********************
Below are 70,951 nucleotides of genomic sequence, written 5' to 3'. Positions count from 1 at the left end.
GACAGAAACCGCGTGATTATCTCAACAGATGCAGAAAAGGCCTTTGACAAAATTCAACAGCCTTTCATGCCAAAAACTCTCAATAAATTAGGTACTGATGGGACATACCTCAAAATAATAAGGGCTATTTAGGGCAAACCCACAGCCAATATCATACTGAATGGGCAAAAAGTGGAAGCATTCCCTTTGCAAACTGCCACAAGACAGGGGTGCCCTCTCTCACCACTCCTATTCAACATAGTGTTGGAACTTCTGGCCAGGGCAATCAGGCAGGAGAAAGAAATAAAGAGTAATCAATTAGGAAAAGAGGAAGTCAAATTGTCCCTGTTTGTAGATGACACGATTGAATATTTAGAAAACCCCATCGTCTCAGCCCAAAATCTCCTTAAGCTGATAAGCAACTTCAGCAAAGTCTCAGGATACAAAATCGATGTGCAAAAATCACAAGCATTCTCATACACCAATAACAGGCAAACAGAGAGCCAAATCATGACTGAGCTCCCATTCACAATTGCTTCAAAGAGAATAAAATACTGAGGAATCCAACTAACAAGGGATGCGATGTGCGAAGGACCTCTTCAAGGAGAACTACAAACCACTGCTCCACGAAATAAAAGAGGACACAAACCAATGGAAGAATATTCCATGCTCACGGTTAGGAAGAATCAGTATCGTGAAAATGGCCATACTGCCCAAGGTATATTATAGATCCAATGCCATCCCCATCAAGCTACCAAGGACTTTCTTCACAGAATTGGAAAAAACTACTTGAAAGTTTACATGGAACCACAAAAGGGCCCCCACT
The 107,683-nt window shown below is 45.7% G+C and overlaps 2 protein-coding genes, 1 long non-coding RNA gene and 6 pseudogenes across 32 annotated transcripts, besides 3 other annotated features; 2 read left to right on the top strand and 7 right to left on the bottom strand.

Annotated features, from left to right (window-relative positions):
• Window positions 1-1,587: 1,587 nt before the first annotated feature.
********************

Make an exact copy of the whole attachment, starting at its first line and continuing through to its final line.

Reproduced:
Below are 70,951 nucleotides of genomic sequence, written 5' to 3'. Positions count from 1 at the left end.
GACAGAAACCGCGTGATTATCTCAACAGATGCAGAAAAGGCCTTTGACAAAATTCAACAGCCTTTCATGCCAAAAACTCTCAATAAATTAGGTACTGATGGGACATACCTCAAAATAATAAGGGCTATTTAGGGCAAACCCACAGCCAATATCATACTGAATGGGCAAAAAGTGGAAGCATTCCCTTTGCAAACTGCCACAAGACAGGGGTGCCCTCTCTCACCACTCCTATTCAACATAGTGTTGGAACTTCTGGCCAGGGCAATCAGGCAGGAGAAAGAAATAAAGAGTAATCAATTAGGAAAAGAGGAAGTCAAATTGTCCCTGTTTGTAGATGACACGATTGAATATTTAGAAAACCCCATCGTCTCAGCCCAAAATCTCCTTAAGCTGATAAGCAACTTCAGCAAAGTCTCAGGATACAAAATCGATGTGCAAAAATCACAAGCATTCTCATACACCAATAACAGGCAAACAGAGAGCCAAATCATGACTGAGCTCCCATTCACAATTGCTTCAAAGAGAATAAAATACTGAGGAATCCAACTAACAAGGGATGCGATGTGCGAAGGACCTCTTCAAGGAGAACTACAAACCACTGCTCCACGAAATAAAAGAGGACACAAACCAATGGAAGAATATTCCATGCTCACGGTTAGGAAGAATCAGTATCGTGAAAATGGCCATACTGCCCAAGGTATATTATAGATCCAATGCCATCCCCATCAAGCTACCAAGGACTTTCTTCACAGAATTGGAAAAAACTACTTGAAAGTTTACATGGAACCACAAAAGGGCCCCCACT
The 107,683-nt window shown below is 45.7% G+C and overlaps 2 protein-coding genes, 1 long non-coding RNA gene and 6 pseudogenes across 32 annotated transcripts, besides 3 other annotated features; 2 read left to right on the top strand and 7 right to left on the bottom strand.

Annotated features, from left to right (window-relative positions):
• Window positions 1-1,587: 1,587 nt before the first annotated feature.